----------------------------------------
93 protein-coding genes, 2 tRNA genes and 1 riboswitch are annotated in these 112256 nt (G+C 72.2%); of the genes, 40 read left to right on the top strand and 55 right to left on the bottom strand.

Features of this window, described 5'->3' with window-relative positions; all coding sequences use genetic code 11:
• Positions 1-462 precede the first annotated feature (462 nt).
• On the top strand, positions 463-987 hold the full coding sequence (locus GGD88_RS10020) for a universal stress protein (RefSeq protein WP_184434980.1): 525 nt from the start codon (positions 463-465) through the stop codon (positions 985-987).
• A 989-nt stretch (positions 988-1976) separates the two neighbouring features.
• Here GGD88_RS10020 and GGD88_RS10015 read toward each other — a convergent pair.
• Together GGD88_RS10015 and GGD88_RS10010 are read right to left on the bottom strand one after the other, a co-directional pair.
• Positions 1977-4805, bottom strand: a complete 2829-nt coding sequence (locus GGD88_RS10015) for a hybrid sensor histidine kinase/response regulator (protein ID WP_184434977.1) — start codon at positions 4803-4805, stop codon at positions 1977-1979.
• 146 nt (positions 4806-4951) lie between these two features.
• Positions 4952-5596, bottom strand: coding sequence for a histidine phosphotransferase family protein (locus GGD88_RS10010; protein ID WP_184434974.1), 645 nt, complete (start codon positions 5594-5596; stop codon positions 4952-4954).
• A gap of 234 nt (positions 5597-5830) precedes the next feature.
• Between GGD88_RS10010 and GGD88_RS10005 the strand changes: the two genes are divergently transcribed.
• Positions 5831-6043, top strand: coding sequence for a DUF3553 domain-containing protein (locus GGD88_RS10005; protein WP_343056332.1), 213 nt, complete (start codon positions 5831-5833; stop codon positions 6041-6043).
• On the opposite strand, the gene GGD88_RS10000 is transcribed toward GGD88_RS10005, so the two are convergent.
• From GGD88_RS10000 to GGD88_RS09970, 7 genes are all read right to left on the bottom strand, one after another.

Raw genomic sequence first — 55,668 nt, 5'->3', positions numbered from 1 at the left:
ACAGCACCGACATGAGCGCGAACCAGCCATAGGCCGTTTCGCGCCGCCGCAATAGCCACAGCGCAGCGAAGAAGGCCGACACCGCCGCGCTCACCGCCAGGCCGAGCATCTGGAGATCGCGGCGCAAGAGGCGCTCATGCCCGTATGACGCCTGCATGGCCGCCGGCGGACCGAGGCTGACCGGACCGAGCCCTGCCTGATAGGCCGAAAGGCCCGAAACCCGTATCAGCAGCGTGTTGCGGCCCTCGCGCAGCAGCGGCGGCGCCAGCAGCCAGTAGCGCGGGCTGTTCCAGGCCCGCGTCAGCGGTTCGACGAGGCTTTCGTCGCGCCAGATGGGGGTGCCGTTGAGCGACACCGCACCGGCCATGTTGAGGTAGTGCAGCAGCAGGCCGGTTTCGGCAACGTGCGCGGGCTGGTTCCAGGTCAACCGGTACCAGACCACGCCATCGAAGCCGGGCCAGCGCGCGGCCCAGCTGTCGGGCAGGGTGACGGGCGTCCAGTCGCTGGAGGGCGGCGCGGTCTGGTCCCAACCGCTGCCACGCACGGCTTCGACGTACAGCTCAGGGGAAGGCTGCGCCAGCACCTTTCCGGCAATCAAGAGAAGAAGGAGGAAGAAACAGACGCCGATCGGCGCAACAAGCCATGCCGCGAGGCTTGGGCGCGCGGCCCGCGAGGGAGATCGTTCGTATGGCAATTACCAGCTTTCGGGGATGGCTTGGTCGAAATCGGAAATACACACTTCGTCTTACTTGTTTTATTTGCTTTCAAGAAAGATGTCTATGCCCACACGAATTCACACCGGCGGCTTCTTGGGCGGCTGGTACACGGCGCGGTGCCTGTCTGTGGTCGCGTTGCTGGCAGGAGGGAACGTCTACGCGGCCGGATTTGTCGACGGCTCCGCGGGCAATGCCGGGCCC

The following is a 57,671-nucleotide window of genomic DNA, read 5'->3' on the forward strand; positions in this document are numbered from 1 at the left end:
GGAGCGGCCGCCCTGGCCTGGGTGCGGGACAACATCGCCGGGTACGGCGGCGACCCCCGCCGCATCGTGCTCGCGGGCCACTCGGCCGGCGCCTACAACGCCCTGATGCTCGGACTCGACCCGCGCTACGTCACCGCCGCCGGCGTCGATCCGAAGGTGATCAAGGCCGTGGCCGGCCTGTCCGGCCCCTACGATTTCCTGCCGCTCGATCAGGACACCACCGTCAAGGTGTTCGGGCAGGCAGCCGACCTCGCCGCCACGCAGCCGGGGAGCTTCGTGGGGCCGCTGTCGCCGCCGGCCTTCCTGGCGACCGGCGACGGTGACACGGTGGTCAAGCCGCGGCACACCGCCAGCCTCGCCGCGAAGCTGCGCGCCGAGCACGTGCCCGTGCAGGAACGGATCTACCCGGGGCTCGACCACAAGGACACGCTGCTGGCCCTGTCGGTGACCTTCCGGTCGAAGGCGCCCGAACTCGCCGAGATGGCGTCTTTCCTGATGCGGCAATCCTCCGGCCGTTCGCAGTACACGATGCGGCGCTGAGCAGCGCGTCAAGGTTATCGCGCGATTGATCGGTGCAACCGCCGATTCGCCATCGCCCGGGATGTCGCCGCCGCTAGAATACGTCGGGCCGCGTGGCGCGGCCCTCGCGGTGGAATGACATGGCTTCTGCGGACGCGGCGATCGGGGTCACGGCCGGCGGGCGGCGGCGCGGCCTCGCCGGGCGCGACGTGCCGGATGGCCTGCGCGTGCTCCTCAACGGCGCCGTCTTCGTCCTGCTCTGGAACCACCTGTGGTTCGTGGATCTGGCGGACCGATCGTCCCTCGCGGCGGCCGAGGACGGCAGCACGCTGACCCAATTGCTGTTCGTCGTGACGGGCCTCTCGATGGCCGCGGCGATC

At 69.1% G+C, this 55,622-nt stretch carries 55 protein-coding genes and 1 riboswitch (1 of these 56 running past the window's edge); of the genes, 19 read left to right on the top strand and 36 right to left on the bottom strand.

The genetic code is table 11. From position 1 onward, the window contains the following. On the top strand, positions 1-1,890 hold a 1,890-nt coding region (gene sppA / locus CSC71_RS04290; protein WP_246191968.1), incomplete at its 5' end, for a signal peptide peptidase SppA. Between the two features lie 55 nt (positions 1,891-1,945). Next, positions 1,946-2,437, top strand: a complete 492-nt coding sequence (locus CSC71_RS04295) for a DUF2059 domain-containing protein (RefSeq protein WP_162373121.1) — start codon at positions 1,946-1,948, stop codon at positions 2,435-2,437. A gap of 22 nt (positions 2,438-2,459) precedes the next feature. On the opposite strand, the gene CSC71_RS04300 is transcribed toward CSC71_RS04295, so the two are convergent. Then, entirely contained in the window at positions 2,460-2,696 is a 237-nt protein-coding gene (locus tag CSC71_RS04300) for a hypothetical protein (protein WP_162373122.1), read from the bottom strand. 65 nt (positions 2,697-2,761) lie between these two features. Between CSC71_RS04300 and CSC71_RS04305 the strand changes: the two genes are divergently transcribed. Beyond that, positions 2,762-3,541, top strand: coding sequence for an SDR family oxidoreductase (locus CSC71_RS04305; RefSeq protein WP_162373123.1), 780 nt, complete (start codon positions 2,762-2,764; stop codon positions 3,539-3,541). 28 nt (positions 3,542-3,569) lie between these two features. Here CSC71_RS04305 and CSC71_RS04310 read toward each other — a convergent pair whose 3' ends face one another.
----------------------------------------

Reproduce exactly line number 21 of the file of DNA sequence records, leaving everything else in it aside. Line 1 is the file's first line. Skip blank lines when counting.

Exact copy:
The genetic code is table 11. From position 1 onward, the window contains the following. On the top strand, positions 1-1,890 hold a 1,890-nt coding region (gene sppA / locus CSC71_RS04290; protein WP_246191968.1), incomplete at its 5' end, for a signal peptide peptidase SppA. Between the two features lie 55 nt (positions 1,891-1,945). Next, positions 1,946-2,437, top strand: a complete 492-nt coding sequence (locus CSC71_RS04295) for a DUF2059 domain-containing protein (RefSeq protein WP_162373121.1) — start codon at positions 1,946-1,948, stop codon at positions 2,435-2,437. A gap of 22 nt (positions 2,438-2,459) precedes the next feature. On the opposite strand, the gene CSC71_RS04300 is transcribed toward CSC71_RS04295, so the two are convergent. Then, entirely contained in the window at positions 2,460-2,696 is a 237-nt protein-coding gene (locus tag CSC71_RS04300) for a hypothetical protein (protein WP_162373122.1), read from the bottom strand. 65 nt (positions 2,697-2,761) lie between these two features. Between CSC71_RS04300 and CSC71_RS04305 the strand changes: the two genes are divergently transcribed. Beyond that, positions 2,762-3,541, top strand: coding sequence for an SDR family oxidoreductase (locus CSC71_RS04305; RefSeq protein WP_162373123.1), 780 nt, complete (start codon positions 2,762-2,764; stop codon positions 3,539-3,541). 28 nt (positions 3,542-3,569) lie between these two features. Here CSC71_RS04305 and CSC71_RS04310 read toward each other — a convergent pair whose 3' ends face one another.